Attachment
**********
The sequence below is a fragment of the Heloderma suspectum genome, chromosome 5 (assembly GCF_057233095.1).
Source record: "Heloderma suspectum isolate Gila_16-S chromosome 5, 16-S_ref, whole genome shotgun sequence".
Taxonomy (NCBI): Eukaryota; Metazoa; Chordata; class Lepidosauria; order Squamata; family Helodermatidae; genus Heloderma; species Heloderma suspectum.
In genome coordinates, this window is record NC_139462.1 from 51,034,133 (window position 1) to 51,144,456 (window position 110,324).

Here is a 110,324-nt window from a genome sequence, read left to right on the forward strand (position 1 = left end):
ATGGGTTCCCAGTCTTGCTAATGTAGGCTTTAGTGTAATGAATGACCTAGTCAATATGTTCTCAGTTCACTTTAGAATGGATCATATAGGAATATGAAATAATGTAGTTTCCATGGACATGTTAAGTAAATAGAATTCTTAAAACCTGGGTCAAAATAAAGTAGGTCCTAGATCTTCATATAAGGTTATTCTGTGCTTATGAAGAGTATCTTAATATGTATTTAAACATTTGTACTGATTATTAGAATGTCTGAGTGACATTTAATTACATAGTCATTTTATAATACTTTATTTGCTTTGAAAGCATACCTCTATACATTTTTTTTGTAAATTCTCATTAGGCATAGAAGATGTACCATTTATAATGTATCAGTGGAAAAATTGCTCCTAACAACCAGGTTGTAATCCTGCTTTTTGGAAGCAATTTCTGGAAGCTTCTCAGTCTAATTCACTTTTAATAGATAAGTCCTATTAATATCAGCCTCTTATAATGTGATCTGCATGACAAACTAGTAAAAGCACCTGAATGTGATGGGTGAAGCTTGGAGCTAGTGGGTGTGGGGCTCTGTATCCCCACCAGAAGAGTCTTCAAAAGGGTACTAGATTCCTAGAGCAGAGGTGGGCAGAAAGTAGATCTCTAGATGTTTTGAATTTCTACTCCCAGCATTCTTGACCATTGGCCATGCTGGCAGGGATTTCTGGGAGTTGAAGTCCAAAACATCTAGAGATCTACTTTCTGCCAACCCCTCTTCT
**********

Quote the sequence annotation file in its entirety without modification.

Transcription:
The sequence below is a fragment of the Heloderma suspectum genome, chromosome 5 (assembly GCF_057233095.1).
Source record: "Heloderma suspectum isolate Gila_16-S chromosome 5, 16-S_ref, whole genome shotgun sequence".
Taxonomy (NCBI): Eukaryota; Metazoa; Chordata; class Lepidosauria; order Squamata; family Helodermatidae; genus Heloderma; species Heloderma suspectum.
In genome coordinates, this window is record NC_139462.1 from 51,034,133 (window position 1) to 51,144,456 (window position 110,324).

Here is a 110,324-nt window from a genome sequence, read left to right on the forward strand (position 1 = left end):
ATGGGTTCCCAGTCTTGCTAATGTAGGCTTTAGTGTAATGAATGACCTAGTCAATATGTTCTCAGTTCACTTTAGAATGGATCATATAGGAATATGAAATAATGTAGTTTCCATGGACATGTTAAGTAAATAGAATTCTTAAAACCTGGGTCAAAATAAAGTAGGTCCTAGATCTTCATATAAGGTTATTCTGTGCTTATGAAGAGTATCTTAATATGTATTTAAACATTTGTACTGATTATTAGAATGTCTGAGTGACATTTAATTACATAGTCATTTTATAATACTTTATTTGCTTTGAAAGCATACCTCTATACATTTTTTTTGTAAATTCTCATTAGGCATAGAAGATGTACCATTTATAATGTATCAGTGGAAAAATTGCTCCTAACAACCAGGTTGTAATCCTGCTTTTTGGAAGCAATTTCTGGAAGCTTCTCAGTCTAATTCACTTTTAATAGATAAGTCCTATTAATATCAGCCTCTTATAATGTGATCTGCATGACAAACTAGTAAAAGCACCTGAATGTGATGGGTGAAGCTTGGAGCTAGTGGGTGTGGGGCTCTGTATCCCCACCAGAAGAGTCTTCAAAAGGGTACTAGATTCCTAGAGCAGAGGTGGGCAGAAAGTAGATCTCTAGATGTTTTGAATTTCTACTCCCAGCATTCTTGACCATTGGCCATGCTGGCAGGGATTTCTGGGAGTTGAAGTCCAAAACATCTAGAGATCTACTTTCTGCCAACCCCTCTTCT